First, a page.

Oh and by the way (this one is for the topic's OP), excellent night photo and video of the F-35, thanks for sharing :D
Last edited by ricnunes on 13 Mar 2017, 22:09, edited 1 time in total.
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steve2267

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Unread post13 Mar 2017, 19:31

I have long taken notice of the interior of the F-135 exhaust nozzle. I am surprised it is fairly bright white in color. Even on test aircraft that have seen tens or hundreds of hours, the interior of the nozzle is white. It is also fairly thick compared to 4th gen fighter aircraft nozzles (e.g. F110, F100, F404 engines on F-15, F-16, and f-18 aircraft.) In addition, someone recently posted a patent granted to LM depicting airflow around the exterior of the nozzle. And on the rear of the F-35, there is a concentric row of "shark teeth" surrounding, and just forward of, the F-135 engine nozzle. It has been suggested internal cooling airflow is vented overboard here. I can only conclude that some really smart, innovative thermal / thermodynamic engineers took a fresh look at a fighter aircraft's signature, and have performed some nifty thermal design engineering that has resulted in a dramatically decreased thermal signature. Of course, the details are probably fairly classified.

But simply stating "the F-35 has the world's largest heat / IR signature -- just look at the size of its engine!" hardly makes it so.
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bumtish

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Unread post20 Mar 2017, 22:48

Let's take an excerpt of the many answers from the Danish minister of defence to questions from members from the Danish parliament.

Question
This note answers the following questions:
"To what extent are the military advantages of JSF (primarily / exclusively) linked to stealth characteristics, and what the risks are that there are new methods for detection of aircraft will reduce the value of stealth?"

...

The Joint Strike Fighter is doing better than the other two candidates [Super Hornet and Eurofighter] partly because of the aircraft's low radar and thermal signatures ( "stealth" properties), but also because the use of advanced systems and sensors promotes the pilot's tactical overview and ensures the aircraft's survival and a effective mission execution. Thus, it is not only "stealth" attributes that provide one plane's military advantage in task performance. The conditions concerning the F-35 aircraft survivability and mission effectiveness - including the meaning of "stealth" - is classified, but may, at request be presented settlement constituency members.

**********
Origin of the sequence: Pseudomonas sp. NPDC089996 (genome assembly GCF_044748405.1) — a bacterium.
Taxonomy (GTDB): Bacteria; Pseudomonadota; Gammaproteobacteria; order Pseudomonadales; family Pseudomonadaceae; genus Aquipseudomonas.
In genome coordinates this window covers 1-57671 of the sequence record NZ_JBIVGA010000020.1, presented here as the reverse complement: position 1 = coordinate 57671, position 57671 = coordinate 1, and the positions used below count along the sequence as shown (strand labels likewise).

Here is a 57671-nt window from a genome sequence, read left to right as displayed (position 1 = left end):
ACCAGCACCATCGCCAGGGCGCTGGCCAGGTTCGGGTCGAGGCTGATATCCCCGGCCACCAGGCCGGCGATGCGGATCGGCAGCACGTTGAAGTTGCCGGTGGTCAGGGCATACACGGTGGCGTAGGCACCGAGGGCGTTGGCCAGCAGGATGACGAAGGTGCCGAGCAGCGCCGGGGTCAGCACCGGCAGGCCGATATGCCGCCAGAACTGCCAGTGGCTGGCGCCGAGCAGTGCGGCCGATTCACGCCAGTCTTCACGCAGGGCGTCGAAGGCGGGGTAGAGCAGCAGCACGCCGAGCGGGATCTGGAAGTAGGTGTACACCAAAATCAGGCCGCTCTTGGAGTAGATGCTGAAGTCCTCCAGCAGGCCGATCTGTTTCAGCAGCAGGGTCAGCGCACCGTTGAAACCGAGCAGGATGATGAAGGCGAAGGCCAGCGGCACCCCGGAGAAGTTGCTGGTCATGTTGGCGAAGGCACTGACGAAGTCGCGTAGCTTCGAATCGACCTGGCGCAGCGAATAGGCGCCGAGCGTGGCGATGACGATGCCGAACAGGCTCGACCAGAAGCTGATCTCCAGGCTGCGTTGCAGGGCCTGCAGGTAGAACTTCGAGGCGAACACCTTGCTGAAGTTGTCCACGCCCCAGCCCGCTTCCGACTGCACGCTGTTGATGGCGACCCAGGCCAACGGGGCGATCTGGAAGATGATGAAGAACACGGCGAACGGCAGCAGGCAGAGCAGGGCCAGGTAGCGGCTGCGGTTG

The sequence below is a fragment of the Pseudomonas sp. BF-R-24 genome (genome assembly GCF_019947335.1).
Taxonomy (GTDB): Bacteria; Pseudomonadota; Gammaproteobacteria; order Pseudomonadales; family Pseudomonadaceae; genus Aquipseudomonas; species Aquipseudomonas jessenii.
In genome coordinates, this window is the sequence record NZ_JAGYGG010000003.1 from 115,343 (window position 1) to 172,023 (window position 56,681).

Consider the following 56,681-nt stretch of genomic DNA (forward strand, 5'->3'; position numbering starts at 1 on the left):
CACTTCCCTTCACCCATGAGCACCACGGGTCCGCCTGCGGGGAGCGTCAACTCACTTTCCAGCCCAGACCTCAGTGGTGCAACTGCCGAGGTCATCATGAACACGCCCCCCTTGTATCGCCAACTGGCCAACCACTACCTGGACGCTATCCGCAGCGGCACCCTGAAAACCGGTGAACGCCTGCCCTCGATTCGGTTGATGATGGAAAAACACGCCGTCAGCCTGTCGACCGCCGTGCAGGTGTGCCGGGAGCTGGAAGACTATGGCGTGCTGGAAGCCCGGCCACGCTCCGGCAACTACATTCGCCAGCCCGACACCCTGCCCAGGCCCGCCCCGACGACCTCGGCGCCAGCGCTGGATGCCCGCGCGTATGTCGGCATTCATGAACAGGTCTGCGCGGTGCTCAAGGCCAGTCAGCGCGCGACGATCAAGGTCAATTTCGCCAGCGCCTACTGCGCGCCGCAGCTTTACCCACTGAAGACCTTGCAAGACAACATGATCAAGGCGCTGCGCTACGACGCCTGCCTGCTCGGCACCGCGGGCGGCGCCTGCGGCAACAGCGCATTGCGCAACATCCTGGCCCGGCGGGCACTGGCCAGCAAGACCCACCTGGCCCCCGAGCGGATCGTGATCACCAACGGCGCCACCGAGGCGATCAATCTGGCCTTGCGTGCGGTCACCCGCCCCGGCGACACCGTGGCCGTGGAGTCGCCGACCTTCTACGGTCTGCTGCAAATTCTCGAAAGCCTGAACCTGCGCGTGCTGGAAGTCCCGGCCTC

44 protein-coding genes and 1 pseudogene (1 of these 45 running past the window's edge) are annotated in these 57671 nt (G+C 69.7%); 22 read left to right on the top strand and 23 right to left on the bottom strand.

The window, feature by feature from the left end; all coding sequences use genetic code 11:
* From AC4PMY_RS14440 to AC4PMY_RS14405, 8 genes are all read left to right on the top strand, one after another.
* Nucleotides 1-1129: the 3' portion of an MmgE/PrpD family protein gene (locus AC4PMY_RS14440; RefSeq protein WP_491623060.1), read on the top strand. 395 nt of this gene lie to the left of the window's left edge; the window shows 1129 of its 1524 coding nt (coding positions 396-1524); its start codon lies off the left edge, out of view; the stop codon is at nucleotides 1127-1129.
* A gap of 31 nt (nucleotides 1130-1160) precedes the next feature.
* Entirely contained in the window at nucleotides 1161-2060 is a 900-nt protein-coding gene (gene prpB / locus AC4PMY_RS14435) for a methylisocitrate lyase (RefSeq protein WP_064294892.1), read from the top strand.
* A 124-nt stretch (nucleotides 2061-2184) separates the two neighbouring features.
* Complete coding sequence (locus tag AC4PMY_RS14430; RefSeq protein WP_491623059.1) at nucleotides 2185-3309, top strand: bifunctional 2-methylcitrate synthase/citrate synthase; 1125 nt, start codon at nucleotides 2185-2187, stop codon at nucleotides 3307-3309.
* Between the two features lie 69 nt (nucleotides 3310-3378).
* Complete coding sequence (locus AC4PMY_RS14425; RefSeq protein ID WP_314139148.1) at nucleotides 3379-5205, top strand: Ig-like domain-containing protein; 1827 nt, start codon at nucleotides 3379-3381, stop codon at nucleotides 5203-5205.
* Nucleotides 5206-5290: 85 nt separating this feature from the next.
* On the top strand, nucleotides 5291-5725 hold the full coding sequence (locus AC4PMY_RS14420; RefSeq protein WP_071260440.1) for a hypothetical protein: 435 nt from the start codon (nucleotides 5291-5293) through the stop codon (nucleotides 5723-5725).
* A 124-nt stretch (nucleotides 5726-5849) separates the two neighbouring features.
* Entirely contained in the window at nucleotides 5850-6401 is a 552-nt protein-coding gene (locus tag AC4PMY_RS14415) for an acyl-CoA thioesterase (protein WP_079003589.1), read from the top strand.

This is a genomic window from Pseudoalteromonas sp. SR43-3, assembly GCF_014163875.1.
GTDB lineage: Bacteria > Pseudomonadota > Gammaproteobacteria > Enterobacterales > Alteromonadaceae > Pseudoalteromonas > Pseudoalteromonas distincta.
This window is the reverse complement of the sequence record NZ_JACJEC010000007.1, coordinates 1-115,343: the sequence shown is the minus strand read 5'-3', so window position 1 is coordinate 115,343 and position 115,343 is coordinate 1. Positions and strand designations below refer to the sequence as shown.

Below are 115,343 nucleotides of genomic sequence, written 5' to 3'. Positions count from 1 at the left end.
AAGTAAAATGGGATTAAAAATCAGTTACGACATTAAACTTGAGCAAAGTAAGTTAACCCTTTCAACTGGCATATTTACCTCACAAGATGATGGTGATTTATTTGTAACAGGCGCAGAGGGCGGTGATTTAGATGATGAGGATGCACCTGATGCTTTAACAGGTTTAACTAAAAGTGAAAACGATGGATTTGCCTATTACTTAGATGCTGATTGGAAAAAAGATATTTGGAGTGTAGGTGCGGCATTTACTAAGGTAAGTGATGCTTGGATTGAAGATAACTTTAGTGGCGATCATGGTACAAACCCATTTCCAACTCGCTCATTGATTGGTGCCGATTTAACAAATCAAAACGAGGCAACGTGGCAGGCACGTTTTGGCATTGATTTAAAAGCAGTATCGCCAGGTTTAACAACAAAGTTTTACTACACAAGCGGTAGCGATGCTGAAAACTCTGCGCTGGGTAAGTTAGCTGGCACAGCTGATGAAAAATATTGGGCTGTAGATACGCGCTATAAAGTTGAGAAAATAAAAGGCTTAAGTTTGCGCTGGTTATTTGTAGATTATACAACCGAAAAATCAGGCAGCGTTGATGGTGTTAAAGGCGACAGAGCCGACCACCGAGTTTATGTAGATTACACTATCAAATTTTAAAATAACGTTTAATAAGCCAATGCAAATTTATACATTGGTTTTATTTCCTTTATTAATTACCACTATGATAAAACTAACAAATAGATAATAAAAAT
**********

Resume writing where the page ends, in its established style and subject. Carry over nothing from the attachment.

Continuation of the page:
The future importance of "stealth" in line with technological development It is difficult to say whether the importance of an aircraft made with low radar and heat-characteristics ( "stealth") prospectively will diminish, since this depends on the development of new technologies where the operation and effectiveness at the moment is not known. However, there is today no knowledge of technologies which will completely be able to neglect the effect of "stealth" and this is why the property also in future can be assigned a certain value. It should be noted in this connection, that the latest Russian and Chinese aircraft, which is currently under development, also makes use of "Stealth" technology, so a low radar and thermal signatures are general properties pursued in the development of new combat aircraft.


With the help of Google translate.

http://www.ft.dk/samling/20151/almdel/f ... /index.htm
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mixelflick

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Unread post21 Apr 2017, 15:38

This latest concern about the F-35 (big thermal signature) is yet another example of it's ultimate strength IMO...

EVERYONE under-estimates it

Pilots flying Flankers, Eagles, F-16's, Super Hornets, Mig's etc that expect to jump F-35's (if they can find them) are in for a nasty surprise. I can see an SU-35 pilot believing his own hype and searching frantically with that big PESA radar, only to get lit up by an AMRAAM. Or the same SU-35 making it to the merge only to discover the over the shoulder AMRAAM shot isn't just marketing hype.

So long as they continue to under-estimate it, the F-35 is going to have a field day.